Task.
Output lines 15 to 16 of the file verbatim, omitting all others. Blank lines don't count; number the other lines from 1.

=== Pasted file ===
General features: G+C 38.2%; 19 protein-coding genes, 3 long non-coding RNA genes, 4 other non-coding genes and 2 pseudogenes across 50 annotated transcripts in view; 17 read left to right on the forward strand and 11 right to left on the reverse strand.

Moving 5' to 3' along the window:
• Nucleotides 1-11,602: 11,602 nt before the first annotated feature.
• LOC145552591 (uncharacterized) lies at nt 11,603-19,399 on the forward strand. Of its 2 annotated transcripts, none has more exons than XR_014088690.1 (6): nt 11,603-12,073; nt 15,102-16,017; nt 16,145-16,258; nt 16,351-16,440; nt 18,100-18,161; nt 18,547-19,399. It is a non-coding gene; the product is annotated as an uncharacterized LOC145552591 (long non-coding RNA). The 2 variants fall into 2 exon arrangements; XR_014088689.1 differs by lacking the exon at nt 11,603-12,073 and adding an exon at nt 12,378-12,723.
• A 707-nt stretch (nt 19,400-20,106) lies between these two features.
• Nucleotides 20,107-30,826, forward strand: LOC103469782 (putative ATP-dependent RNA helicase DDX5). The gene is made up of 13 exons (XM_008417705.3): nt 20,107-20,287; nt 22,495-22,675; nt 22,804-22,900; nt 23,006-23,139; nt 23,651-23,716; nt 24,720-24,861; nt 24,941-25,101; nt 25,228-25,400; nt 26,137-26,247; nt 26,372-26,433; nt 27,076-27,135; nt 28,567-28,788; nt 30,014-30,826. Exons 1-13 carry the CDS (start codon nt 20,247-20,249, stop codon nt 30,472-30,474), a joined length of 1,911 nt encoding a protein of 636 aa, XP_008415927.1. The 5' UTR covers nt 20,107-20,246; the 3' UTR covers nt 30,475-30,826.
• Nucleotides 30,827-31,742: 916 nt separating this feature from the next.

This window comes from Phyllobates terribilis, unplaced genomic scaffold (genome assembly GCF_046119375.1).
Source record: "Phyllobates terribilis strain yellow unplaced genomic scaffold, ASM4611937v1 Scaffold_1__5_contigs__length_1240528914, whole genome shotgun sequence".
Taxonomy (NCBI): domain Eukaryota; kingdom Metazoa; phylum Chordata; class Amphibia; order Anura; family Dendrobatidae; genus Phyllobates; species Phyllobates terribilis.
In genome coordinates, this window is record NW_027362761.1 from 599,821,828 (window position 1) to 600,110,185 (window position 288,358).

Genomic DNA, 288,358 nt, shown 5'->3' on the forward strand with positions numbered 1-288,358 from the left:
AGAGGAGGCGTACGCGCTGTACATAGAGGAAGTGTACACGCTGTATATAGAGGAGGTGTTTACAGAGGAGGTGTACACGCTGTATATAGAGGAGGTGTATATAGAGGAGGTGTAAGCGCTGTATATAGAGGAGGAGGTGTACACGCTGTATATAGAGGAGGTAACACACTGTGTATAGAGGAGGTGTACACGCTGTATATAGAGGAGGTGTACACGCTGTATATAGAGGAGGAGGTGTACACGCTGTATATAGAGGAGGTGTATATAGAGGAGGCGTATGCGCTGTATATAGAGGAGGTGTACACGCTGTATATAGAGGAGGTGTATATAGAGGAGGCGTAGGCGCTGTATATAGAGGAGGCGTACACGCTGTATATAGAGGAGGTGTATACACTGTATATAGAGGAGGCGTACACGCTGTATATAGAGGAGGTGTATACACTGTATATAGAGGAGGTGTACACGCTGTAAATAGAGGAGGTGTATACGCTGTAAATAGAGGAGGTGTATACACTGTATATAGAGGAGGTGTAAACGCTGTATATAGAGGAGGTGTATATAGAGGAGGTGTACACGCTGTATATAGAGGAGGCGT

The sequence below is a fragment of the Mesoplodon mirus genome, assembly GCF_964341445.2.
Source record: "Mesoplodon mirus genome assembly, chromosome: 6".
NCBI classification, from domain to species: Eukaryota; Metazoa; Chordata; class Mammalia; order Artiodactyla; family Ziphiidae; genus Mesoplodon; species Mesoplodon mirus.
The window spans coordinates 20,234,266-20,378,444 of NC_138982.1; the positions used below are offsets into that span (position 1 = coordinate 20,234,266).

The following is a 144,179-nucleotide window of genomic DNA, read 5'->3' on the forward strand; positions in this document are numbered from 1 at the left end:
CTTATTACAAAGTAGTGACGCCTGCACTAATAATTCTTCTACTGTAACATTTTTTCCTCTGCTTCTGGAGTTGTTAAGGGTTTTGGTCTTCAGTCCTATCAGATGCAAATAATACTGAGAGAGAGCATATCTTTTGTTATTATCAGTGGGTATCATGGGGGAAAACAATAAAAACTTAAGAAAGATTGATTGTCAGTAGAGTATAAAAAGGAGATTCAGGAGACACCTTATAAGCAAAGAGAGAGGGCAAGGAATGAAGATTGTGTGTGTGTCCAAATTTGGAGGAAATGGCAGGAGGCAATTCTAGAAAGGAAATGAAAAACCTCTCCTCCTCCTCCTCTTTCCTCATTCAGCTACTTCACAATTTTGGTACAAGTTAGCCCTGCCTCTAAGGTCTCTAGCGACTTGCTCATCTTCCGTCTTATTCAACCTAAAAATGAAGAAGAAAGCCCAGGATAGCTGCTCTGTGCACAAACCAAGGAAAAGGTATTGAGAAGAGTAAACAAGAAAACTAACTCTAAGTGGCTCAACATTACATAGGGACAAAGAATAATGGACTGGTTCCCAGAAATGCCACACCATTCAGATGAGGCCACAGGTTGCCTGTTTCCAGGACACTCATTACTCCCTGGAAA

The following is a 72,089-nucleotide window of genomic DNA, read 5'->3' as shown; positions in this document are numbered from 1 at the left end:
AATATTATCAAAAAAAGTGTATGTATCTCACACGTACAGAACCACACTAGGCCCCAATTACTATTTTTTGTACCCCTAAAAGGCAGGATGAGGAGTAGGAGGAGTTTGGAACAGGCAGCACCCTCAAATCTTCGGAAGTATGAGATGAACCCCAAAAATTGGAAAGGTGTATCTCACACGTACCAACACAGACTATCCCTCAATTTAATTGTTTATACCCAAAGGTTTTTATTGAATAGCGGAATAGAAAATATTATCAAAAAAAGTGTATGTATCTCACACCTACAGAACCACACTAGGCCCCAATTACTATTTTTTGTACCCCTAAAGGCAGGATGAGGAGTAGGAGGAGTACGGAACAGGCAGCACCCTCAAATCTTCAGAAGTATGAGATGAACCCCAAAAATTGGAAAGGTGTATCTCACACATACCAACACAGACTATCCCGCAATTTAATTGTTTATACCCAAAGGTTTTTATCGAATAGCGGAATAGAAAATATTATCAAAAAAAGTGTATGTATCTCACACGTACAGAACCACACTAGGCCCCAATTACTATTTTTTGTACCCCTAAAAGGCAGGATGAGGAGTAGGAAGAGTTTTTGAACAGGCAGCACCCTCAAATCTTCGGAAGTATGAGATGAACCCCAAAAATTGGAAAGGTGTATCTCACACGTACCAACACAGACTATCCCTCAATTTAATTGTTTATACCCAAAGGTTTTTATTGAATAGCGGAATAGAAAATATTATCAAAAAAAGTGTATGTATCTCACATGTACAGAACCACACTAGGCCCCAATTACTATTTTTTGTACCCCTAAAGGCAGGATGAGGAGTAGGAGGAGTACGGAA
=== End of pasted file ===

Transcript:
Source record: "Mesoplodon mirus genome assembly, chromosome: 6".
NCBI classification, from domain to species: Eukaryota; Metazoa; Chordata; class Mammalia; order Artiodactyla; family Ziphiidae; genus Mesoplodon; species Mesoplodon mirus.